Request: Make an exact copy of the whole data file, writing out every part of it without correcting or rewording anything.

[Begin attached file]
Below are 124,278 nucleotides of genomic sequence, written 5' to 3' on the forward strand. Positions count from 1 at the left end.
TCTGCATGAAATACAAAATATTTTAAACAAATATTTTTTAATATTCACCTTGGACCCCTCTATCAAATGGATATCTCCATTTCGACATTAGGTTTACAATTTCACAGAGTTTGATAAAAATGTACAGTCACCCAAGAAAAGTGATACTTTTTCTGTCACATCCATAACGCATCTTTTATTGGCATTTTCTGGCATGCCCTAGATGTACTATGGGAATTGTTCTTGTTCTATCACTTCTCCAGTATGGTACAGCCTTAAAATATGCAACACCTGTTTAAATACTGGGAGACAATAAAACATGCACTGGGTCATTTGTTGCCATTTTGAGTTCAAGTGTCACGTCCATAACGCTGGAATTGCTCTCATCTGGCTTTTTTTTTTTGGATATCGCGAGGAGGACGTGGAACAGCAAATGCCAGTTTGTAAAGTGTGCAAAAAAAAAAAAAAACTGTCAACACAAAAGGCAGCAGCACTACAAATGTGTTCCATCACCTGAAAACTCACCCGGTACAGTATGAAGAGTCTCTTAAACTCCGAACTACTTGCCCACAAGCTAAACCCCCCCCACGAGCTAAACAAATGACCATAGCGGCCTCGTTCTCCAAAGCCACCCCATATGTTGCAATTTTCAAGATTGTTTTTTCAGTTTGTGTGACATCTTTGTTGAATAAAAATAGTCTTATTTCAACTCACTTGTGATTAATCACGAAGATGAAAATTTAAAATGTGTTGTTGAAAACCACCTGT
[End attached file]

Below are 124,278 nucleotides of genomic sequence, written 5' to 3' on the forward strand. Positions count from 1 at the left end.
TCTGCATGAAATACAAAATATTTTAAACAAATATTTTTTAATATTCACCTTGGACCCCTCTATCAAATGGATATCTCCATTTCGACATTAGGTTTACAATTTCACAGAGTTTGATAAAAATGTACAGTCACCCAAGAAAAGTGATACTTTTTCTGTCACATCCATAACGCATCTTTTATTGGCATTTTCTGGCATGCCCTAGATGTACTATGGGAATTGTTCTTGTTCTATCACTTCTCCAGTATGGTACAGCCTTAAAATATGCAACACCTGTTTAAATACTGGGAGACAATAAAACATGCACTGGGTCATTTGTTGCCATTTTGAGTTCAAGTGTCACGTCCATAACGCTGGAATTGCTCTCATCTGGCTTTTTTTTTTTGGATATCGCGAGGAGGACGTGGAACAGCAAATGCCAGTTTGTAAAGTGTGCAAAAAAAAAAAAAAACTGTCAACACAAAAGGCAGCAGCACTACAAATGTGTTCCATCACCTGAAAACTCACCCGGTACAGTATGAAGAGTCTCTTAAACTCCGAACTACTTGCCCACAAGCTAAACCCCCCCCACGAGCTAAACAAATGACCATAGCGGCCTCGTTCTCCAAAGCCACCCCATATGTTGCAATTTTCAAGATTGTTTTTTCAGTTTGTGTGACATCTTTGTTGAATAAAAATAGTCTTATTTCAACTCACTTGTGATTAATCACGAAGATGAAAATTTAAAATGTGTTGTTGAAAACCACCTGT